Alex McCausland 's Profile
Alex McCausland
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Joined:
13/02/2011
Last Updated:
19/10/2011
Location:
Konso, SNNPRS, Ethiopia
Climate Zone:
Dry Tropical
Gender:
Male
Web site:
www.permalodge.org





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Strawberry Fields Eco Lodge

Strawberry Fields Eco Lodge

Karat Konso, ET


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Nature's Gift Permaculture Centre Strawberry Fields Eco Lodge Homestay Embun Pagi Milkwood Permaculture Egypt Eats, Shoots & Roots Nawaya
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Aurelia Weintz Chris Ricci Dan Palmer Geoff Lawton Giovanni Galluzzo Melissa Andrews Mustafa Fatih Bakir

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Report on Follow-up Visit to Karat Primary School in October 2011

Posted by Alex McCausland almost 6 years ago

We visited Karat Primary School as a group on Friday 28th October 2011...

We visited Karat Primary School as a group on Friday 28th October 2011. The group comprised Alex McCausland, Tichafa Makovere, Rhamis Kent (an international Permaculture trainer accredited by the PRI Australia) and five Permaculture students; two Ethiopians from Fiche, North Shoa, two Mexicans and one American, who were participating on an international 72h Permaculture Design Course at SFEL.

The work on the ground at Karat Schools was impressive and has been developing well. Effective rainwater-harvesting was infrastructure had been built using a range of techniques some of which were quite innovative.

Zone one gardens had been established in fenced off areas between the class-room blocks where some vegetables had begun to be grown. The previously built concrete drains running along the edges of the classroom buildings had been dammed at 3m intervals and holes broken into their sides so they would irrigate the adjacent vegetable beds with run-off from the class-room roves.

However there was not a great variety of vegetables planted in these beds. It was mostly limited to salad (which is generally not consumed by the school or the local community) and sweet potato, which is consumed, but it should be balanced in abundance with other crops. There was also a lack of mulching, with soil amendments limited to manure, but without a litter layer being added above this to protect the soil surface. Some new tree seedlings including papaya, banana and moringa had been established in these areas and some other fruit trees which were previously planted were obviously benefitting from the improved water availability and growing fast while also bearing fruit, such as guava and mango.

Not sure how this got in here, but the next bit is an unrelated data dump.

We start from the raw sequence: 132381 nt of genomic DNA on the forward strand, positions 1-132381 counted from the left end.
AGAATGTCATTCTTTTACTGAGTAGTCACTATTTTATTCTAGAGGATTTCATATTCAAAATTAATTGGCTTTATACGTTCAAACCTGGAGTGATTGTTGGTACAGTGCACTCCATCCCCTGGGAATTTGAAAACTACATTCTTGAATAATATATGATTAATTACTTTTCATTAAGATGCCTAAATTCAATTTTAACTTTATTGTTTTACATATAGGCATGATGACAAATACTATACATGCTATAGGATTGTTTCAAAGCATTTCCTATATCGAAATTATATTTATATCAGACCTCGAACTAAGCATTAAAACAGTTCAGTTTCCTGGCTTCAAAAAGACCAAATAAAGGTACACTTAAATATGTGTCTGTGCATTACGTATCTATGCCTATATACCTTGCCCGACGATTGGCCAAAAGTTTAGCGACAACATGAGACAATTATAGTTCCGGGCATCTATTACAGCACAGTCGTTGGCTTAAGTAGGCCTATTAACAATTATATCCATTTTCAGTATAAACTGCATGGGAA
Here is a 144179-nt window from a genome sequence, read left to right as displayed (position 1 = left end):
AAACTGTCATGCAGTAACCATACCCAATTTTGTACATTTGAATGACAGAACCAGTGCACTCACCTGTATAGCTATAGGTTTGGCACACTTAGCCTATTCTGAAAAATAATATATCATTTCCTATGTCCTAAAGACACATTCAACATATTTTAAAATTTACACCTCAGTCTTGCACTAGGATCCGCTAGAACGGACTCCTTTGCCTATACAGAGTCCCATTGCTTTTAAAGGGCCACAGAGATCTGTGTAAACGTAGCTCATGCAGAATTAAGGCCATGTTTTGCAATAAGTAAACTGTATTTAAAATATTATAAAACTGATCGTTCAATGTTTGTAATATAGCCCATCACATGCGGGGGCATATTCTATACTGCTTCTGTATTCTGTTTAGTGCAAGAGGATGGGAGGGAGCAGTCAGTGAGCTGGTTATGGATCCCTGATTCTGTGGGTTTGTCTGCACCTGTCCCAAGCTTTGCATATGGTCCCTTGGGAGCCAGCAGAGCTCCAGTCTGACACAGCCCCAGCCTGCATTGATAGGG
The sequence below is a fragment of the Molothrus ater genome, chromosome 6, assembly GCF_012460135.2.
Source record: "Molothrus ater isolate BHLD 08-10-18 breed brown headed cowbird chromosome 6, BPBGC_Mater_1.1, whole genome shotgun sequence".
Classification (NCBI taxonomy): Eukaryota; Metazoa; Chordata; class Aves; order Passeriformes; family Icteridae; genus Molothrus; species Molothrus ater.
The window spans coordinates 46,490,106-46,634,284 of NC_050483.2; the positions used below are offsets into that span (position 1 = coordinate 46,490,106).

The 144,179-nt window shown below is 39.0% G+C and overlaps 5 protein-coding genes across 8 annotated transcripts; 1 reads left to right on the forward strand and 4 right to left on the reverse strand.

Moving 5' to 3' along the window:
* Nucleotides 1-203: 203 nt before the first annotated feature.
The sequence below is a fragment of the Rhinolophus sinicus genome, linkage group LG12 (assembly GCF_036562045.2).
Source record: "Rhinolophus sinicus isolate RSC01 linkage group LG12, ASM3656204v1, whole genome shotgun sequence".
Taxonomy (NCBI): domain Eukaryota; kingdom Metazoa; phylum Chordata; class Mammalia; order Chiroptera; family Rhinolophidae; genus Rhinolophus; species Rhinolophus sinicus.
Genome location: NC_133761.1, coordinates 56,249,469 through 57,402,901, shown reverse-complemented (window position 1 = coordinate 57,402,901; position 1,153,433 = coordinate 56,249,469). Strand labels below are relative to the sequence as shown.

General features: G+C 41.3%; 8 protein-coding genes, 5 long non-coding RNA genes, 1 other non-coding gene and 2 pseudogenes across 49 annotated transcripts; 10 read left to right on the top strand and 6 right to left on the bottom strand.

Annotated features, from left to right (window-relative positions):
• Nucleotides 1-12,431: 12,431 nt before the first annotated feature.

A well dug swale had been established and planted with fruit trees just below the school entrance and driveway. This was impressively mad and holding water well. A spillway at one end led into a series of infiltration pits also planted with bananas and likewise effectively holding water for infiltration into the ground. This area would correspond to Zone 2 in a Permaculture design. Another large area corresponding to Zone 3 was extensively planted with sweet potatoes and beans.

We used the visit to the school as an opportunity to deliver 250 tree seedlings including the following:

  • Leucinnea (a nitrogen fixing legume tree that can be intercropped with fruit trees the build soil fertility and provide mulch by “chop-and-drop”) (200 seedlings)
  • Mango  (5 seedlings)
  • “Kishta” (A local fruit tree variety 10 seedlings)
  • Siringa – A shade tree and good pioneer to colonise bare ground in harsh growing conditions (15 seedlings)
  • Moringa – A local staple food tree-crop (20 seedlings)

 

We also delivered metal-handled tools to the school for their use on the garden as a reward for their good achievements to date: 2 shovels, 2 picks and one hoe, with the promise to deliver more tools if they continue their good work.

We also asked to see the original design work which the teachers had prepared during the Permaculture training. It is usually expected of the school to have their “before map” and “after map” displayed so that people can see how the implementation is progressing relative to the plan envisioned. However when we went to the teachers’ office the design maps were not displayed and the teachers even had some trouble locating them. When the after mad was found it was clear that the implementation which had been done on the ground bore little resemblance to the teacher’s design. We would recommend on this basis that the teachers update their after map and henceforth keep it clearly displayed on the office wall.

Following the visit to Karat the group went to Gocha Primary School and delivered a similar load of tools and seedlings, although I did not go with the group so am unable to report on this.

 

Alex McCausland  02/11/2011

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My Badges
Consultant Aid worker PRI PDC Teacher
My Permaculture Qualifications
Unverified
Permaclture Design Course
Type: Permaculture Design Certificate (PDC) course
Teacher: Richard Wade
Location: Permacultura Montsant - Catalunya, Spain
Date: Feb 2007
Verified
PDC
Type: Permaculture Design Certificate (PDC) course
Verifying teacher: Rowe Morrow
Other Teachers: Dan Palmer
Location: Strawberry Fields Eco Lodge, Konso, Ethiopia
Date: Jun 2008
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5 PRI PDC Graduates (list)
7 Other Course Graduates (list)
have acknowledged being taught by Alex McCausland
1 have not yet been verified (list)
Climate Zones
Alex McCausland has permaculture experience in:
Sub tropical
Wet/Dry Tropical
Wet Tropical
Dry Tropical
Arid
Semi Arid

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